Rust Doesn’t Have Inheritance, Or Does It?
Coming from Java/C++/Python, I’m used to using inheritance when I want to take a piece of functionality and extend it. Rust doesn’t have inheritance, so I was thrown initially on how I’d go about extending functionality in Rust.
Rust does however have traits. Traits are basically interfaces. Traits define a contract that a type can chose to implement or not. For example, the Read and Write traits are implemented by a number of types, including all the usual suspects: File, TcpStream, UnixStream, Cursor, etc. Therefore, you can easily swap in a File for a TcpStream, so long as you’re only using the Read and Write traits (or any other traits they both implement).
Traits have an important feature that allow you to simulate inheritance: default implementations of methods. When you define a trait in Rust, you typically only provide the method signatures, like you would in a Java interface, or a C++ purely virtual function. However, you can also provide a method body, as shown in The Rust Programming Language book. This is exactly like a parent class providing a method implementation, and a child class choosing to override it or not.
The other piece of the puzzle is polymorphism. This is a language feature that allows code to operate over many different types, without changing its implementation. Think about sorting for example: as long as you can compare objects, you can sort them. So in concert with generics, Rust can leverage trait objects to provide polymorphism. The Rust Programming Language Book does a better job of explaining this than I can, so go read that section… I’ll wait.
There is one more thing we haven’t talked about… composition. Most of the time when you come from a language like Java where object oriented programming is shoved down your throat, you always way to reach for inheritance when you want to extend a piece of functionality. In Rust, think first about composition. Composition is when you include an underlying type that has the functionality you’re looking to extend.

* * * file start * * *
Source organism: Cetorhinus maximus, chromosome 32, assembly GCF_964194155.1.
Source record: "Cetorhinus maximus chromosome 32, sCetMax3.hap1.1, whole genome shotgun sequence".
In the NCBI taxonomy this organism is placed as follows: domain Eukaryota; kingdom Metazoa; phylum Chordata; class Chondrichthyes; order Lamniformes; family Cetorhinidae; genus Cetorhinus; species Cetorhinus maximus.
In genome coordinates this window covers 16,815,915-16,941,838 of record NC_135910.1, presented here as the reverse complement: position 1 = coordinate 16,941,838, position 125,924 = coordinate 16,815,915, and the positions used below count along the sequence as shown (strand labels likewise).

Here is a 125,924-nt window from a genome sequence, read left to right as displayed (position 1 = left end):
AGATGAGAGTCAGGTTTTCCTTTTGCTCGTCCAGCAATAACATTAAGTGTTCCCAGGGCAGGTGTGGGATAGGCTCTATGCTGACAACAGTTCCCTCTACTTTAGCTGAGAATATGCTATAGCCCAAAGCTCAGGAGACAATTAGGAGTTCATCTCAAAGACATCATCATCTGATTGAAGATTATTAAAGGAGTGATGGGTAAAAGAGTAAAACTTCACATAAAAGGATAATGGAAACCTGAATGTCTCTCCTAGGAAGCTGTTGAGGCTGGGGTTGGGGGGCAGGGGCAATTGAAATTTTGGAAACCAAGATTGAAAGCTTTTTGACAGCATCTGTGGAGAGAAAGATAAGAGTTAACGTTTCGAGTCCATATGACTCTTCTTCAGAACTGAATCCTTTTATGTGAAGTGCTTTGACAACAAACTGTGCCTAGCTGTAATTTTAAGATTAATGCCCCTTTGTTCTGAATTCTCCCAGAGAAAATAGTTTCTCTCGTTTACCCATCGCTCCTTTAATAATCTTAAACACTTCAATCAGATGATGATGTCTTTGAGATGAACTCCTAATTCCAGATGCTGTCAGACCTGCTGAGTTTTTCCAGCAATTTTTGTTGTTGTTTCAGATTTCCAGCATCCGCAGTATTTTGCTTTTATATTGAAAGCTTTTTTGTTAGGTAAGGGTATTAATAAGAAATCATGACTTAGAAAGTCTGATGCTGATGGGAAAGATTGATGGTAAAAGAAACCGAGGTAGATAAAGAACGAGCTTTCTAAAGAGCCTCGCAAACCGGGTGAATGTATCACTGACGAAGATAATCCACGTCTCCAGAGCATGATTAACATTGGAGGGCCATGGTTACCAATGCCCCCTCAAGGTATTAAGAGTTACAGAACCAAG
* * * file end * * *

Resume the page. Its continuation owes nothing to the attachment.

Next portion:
In building the distributed Log Store I knew I’d need a way to write to disk the log messages themselves, and an index for the fields inside the log messages. Coming from Java, I initially thought I could/should use some sort of base or abstract class that had the record writing ability, then inherit and specialize for storing the actual data and the index. (If you look at the commit history, this is a lie… I started with just storing the log messages, then realized later I could abstract away.) However, composition actually works better in this scenario. Both the LogFile for storing the log messages and the IndexFile for storing the index contain a RecordFile. Both of these types need this functionality, but they both use it in different ways, and don’t really need to expose the underlying mechanics of the RecordFile.
For example, a RecordFile deals in records that have a size and then an array of bytes ([u8]). The LogFile doesn’t store bytes (well everything is bytes, but there is a higher-minded semantic), it stores JSON objects. The LogFile also doesn’t really care about how long the JSON object is, so it doesn’t need access to the record’s size. The IndexFile on the other hand stores data serialized in another fashion. (Keeping it vague here because I haven’t decided on a serialization format yet.) Also, the IndexFile will actually write information beyond the end of what the RecordFile knows about.
Having “seen the light” of composition, it’s almost hard for me to think about how I would do this using inheritance. That said, composition exists in Java/C++/Python, so I could use this same tactic in any of those languages. I just find that Rust leads you down that path more gently, then Java “forcing” you to use inheritance.
Thanks for reading!!!